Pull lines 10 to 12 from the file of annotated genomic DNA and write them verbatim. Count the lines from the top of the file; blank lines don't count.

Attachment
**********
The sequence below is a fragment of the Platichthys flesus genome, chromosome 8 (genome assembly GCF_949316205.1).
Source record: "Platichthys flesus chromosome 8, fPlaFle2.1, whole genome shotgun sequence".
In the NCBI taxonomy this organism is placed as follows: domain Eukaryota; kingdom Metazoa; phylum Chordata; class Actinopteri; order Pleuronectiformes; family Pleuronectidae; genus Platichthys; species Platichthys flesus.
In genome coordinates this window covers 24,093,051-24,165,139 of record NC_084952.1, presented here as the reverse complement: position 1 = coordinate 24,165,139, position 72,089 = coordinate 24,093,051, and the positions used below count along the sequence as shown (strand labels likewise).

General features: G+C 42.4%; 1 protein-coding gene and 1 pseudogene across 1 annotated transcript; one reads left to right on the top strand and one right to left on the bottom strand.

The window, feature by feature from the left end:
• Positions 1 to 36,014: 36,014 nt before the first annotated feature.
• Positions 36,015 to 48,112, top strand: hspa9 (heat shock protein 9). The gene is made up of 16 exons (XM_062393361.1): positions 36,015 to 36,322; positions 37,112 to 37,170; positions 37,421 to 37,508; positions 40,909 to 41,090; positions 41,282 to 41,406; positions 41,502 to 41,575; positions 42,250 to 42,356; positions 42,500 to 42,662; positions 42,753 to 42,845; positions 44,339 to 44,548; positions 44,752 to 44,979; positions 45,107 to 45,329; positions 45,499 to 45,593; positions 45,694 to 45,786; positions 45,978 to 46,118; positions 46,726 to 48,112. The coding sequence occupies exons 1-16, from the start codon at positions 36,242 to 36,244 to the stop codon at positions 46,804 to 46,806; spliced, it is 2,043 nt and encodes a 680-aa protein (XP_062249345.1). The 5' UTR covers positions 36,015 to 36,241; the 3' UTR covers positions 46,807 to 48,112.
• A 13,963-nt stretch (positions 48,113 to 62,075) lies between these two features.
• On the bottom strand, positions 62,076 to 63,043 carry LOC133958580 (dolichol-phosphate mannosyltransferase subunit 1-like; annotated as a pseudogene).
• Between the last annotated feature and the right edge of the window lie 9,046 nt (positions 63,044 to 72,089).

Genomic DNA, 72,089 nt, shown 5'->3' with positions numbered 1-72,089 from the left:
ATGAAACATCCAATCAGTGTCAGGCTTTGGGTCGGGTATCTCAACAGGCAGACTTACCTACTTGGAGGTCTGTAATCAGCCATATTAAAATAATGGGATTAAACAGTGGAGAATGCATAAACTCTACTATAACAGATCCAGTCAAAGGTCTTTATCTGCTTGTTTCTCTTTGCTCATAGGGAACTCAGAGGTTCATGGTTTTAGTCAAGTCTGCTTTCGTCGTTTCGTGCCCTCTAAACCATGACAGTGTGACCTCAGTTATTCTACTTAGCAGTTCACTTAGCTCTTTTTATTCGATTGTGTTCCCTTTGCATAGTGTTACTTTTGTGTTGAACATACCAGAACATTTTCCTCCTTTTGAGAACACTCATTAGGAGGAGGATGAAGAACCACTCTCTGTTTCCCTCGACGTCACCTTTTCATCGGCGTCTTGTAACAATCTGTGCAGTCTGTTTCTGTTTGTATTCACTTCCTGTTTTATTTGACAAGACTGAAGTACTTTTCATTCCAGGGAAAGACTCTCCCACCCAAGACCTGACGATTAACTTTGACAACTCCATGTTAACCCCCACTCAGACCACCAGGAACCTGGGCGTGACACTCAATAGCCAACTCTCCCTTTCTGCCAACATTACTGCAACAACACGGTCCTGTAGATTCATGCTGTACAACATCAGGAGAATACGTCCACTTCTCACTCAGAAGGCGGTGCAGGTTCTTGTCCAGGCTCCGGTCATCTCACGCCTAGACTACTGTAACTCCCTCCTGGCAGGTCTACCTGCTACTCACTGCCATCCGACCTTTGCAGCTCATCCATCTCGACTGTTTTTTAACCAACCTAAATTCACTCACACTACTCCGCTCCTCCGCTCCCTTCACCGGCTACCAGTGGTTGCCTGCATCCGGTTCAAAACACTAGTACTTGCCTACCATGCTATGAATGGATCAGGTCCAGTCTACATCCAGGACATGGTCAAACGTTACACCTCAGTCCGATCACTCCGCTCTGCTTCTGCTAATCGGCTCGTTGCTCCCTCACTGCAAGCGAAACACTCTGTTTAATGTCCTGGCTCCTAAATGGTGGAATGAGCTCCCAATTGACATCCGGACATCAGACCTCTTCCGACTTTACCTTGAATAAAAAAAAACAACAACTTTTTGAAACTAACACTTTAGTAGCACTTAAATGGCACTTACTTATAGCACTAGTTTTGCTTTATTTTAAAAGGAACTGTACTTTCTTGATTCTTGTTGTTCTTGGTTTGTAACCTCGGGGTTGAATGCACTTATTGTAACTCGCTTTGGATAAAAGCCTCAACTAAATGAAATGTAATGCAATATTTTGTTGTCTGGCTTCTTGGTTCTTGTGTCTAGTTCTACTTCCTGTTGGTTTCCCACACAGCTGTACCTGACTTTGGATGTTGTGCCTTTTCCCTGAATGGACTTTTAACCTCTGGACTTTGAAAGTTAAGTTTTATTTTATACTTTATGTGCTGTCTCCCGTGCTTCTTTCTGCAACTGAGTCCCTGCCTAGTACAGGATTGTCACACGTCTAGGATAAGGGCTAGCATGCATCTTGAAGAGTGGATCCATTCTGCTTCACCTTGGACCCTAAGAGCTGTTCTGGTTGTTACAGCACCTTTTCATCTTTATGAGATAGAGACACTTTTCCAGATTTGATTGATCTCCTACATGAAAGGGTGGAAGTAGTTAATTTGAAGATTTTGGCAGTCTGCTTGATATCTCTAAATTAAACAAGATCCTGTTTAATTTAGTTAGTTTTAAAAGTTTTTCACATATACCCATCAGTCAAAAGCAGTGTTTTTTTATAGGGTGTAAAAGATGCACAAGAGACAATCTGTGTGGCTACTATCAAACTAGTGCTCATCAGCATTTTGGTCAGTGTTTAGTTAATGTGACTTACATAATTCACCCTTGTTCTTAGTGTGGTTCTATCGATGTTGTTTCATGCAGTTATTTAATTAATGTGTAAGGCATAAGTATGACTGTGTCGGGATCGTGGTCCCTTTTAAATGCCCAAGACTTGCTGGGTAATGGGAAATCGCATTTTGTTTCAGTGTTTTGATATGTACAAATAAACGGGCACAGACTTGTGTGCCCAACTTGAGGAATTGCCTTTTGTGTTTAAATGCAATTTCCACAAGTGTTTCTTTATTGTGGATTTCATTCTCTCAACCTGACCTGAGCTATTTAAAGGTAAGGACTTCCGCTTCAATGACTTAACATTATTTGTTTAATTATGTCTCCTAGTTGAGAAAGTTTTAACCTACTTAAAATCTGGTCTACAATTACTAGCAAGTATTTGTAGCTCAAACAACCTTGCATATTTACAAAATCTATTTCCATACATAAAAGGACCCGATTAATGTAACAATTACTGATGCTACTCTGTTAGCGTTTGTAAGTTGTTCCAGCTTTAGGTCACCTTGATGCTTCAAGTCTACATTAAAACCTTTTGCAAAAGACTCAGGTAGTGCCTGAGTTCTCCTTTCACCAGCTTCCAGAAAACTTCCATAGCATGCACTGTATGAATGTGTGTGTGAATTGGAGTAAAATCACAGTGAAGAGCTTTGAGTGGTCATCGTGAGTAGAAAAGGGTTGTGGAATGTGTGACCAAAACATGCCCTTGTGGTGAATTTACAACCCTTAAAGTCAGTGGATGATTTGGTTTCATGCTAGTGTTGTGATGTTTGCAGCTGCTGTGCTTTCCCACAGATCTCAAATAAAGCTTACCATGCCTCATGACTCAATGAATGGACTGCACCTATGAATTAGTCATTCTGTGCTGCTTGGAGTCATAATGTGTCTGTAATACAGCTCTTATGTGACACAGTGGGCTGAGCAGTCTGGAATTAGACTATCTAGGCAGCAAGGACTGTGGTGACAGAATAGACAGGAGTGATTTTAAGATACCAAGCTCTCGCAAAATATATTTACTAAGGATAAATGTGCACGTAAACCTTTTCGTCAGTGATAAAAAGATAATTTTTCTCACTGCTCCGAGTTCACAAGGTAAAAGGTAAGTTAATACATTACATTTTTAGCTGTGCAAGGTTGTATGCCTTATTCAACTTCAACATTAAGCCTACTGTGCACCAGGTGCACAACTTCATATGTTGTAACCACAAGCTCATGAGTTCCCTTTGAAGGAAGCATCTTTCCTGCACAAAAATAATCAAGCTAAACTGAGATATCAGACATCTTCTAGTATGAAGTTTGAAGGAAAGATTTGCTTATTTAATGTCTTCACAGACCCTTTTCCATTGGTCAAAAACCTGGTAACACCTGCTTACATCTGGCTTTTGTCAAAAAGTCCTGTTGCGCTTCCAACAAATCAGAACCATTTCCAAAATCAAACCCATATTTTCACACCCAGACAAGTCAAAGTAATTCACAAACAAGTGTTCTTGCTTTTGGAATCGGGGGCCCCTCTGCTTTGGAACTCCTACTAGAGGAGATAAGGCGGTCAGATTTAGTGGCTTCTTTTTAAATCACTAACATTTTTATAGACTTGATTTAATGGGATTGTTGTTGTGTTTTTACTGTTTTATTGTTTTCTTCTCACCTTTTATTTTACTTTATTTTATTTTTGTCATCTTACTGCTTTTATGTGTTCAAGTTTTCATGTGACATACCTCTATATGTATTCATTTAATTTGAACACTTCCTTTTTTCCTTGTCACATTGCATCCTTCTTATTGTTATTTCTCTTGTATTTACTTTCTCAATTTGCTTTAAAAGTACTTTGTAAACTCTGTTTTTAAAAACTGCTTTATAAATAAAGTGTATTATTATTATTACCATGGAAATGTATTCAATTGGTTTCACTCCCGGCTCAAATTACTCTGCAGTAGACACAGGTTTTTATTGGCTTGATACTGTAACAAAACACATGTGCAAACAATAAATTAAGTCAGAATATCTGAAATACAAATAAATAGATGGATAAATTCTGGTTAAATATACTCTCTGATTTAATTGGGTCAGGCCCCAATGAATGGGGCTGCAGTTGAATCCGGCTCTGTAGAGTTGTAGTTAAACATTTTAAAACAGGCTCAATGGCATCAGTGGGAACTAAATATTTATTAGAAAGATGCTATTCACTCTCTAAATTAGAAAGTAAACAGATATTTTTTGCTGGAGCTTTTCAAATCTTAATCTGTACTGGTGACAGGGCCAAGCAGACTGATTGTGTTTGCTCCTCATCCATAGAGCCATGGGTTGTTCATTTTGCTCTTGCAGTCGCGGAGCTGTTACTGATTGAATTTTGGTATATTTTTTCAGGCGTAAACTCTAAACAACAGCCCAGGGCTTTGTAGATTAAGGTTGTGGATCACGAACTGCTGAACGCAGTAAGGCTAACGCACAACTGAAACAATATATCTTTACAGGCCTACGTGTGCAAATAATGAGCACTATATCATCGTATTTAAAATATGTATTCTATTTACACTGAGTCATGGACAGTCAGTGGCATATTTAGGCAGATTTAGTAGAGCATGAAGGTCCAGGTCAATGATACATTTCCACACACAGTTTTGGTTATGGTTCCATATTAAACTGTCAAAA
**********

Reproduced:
• On the bottom strand, positions 62,076 to 63,043 carry LOC133958580 (dolichol-phosphate mannosyltransferase subunit 1-like; annotated as a pseudogene).
• Between the last annotated feature and the right edge of the window lie 9,046 nt (positions 63,044 to 72,089).

Genomic DNA, 72,089 nt, shown 5'->3' with positions numbered 1-72,089 from the left: